Many advocates have also spent a lot of time focusing on the negative outcomes associated with not establishing healthy foundational social and emotional skills instead of emphasizing that the time from birth to five is a window of opportunity to maximize development. Messages about “use it or lose it” brain development, which suggest that children who do not experience optimal development are doomed to lives of failure are not convincing to the public since they are skeptical that a child’s life outcomes could be “determined” before they are even in kindergarten.

Research on effective framing demonstrates that the public will support investments in early brain development only if they understand that providing services to support early brain development will help fix societal problems such as the current economic crisis, crime and health problems. In other words, we can fundamentally shift public will towards investment in birth to five services if we can help people understand how they and society at large will benefit in the long run from those investments.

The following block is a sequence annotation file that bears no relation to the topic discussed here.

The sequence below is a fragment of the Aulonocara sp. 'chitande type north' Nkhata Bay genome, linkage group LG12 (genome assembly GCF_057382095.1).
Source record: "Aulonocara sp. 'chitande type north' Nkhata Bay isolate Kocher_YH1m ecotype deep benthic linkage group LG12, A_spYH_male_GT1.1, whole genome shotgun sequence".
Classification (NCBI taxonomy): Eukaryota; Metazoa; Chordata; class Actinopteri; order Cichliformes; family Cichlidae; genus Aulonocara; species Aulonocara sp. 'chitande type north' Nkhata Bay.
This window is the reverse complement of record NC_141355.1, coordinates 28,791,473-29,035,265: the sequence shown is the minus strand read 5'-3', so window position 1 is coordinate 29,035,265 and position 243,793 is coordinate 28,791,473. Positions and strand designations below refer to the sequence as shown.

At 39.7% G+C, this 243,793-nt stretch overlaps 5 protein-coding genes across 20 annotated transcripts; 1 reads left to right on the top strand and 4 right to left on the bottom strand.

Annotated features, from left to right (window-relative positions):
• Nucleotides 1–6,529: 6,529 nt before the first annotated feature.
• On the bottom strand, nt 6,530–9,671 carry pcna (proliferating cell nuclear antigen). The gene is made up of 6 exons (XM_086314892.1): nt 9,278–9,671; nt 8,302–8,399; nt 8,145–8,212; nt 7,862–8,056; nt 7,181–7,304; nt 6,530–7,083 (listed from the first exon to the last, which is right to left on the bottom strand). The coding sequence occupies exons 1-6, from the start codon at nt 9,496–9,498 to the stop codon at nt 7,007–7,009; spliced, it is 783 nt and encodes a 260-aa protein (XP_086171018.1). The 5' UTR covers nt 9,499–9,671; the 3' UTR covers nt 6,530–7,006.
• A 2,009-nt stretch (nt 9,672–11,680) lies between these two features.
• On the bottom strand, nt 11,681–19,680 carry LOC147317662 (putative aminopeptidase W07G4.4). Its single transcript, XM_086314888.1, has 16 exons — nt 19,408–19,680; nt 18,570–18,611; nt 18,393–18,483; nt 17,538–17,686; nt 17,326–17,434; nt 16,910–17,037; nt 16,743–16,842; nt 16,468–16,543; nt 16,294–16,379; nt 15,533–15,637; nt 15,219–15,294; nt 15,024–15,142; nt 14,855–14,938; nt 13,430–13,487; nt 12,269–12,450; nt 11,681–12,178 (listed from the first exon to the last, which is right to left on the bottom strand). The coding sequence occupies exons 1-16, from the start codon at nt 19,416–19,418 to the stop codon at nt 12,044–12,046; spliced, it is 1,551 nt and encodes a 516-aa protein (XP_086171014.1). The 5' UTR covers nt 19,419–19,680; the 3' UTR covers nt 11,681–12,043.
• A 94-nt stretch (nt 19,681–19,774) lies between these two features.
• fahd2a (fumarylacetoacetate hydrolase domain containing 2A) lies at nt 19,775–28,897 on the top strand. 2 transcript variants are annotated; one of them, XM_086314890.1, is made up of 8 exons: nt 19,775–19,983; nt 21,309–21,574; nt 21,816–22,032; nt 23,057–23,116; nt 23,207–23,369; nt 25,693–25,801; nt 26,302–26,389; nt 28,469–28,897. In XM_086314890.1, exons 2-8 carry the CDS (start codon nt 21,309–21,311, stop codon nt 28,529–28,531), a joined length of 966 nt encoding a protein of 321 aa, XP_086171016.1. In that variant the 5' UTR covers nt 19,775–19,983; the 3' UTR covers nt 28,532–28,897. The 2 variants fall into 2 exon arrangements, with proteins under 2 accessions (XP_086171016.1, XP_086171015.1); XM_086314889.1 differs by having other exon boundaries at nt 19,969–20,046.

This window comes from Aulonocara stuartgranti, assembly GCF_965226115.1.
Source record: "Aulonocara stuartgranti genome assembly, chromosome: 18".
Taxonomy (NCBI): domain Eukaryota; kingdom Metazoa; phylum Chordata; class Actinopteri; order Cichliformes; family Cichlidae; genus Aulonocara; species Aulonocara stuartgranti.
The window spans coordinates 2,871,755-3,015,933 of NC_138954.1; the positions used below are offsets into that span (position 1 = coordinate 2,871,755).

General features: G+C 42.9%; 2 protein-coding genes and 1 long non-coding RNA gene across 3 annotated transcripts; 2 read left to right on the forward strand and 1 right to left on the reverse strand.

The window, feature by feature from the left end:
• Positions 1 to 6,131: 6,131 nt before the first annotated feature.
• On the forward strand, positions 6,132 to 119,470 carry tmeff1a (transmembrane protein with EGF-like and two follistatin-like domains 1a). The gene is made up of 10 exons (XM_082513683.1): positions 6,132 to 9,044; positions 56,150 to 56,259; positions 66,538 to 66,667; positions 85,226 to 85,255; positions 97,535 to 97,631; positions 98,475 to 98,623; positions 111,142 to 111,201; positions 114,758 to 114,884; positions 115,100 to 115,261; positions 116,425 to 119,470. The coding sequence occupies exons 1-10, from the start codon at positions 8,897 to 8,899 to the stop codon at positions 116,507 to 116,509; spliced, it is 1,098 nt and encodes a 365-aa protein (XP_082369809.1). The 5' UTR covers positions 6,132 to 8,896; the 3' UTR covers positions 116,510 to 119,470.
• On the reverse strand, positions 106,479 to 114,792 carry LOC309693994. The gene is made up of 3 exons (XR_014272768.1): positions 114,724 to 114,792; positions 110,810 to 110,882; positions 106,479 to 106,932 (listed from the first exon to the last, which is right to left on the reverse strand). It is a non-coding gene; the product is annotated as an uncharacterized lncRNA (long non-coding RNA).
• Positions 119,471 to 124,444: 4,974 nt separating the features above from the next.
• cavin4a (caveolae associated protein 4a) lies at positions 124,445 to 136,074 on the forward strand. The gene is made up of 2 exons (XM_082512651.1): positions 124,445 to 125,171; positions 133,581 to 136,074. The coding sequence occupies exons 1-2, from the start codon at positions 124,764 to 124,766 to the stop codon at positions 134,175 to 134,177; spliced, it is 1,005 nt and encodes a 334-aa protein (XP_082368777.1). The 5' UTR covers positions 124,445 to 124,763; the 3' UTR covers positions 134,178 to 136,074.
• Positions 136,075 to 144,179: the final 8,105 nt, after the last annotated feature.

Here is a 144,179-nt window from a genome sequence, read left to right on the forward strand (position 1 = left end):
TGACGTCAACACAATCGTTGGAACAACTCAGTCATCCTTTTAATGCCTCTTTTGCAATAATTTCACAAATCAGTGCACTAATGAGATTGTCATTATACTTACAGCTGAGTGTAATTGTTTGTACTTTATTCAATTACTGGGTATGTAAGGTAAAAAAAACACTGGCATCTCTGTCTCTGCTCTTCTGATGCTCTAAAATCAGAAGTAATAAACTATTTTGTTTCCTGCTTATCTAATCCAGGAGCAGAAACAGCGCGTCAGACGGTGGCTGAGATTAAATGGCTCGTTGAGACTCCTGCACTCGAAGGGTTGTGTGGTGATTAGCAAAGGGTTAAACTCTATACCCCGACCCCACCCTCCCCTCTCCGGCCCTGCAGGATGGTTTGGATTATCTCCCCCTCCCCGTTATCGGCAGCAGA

Barnett, W.S. (1996). Lives in the Balance: Age-27 Benefit-Cost Analysis of the High/Scope Perry Preschool Program. Monographs of the HighScope Educational Research Foundation, 11. Ypsilanti, Mich.: High/Scope Press.

National Scientific Council on the Developing Child. (2004). Young Children Develop in an Environment of Relationships. Working Paper No. 1. Retrieved [August 21, 2009] from www.developingchild.net/pubs/wp/environment_of_relationships.pdf

ROI Ventures and Neimand Collaborative. (2009, October). The Heckman Equation: Talking Dollars and Sense about Investing in Early Childhood Development. Washington D.C.: Partnership for America’s Economic Success. [Accessed October 5, 2009] http://www.partnershipforsuccess.org/uploads/20091007_100709HeckmanPPTDRAFT.ppt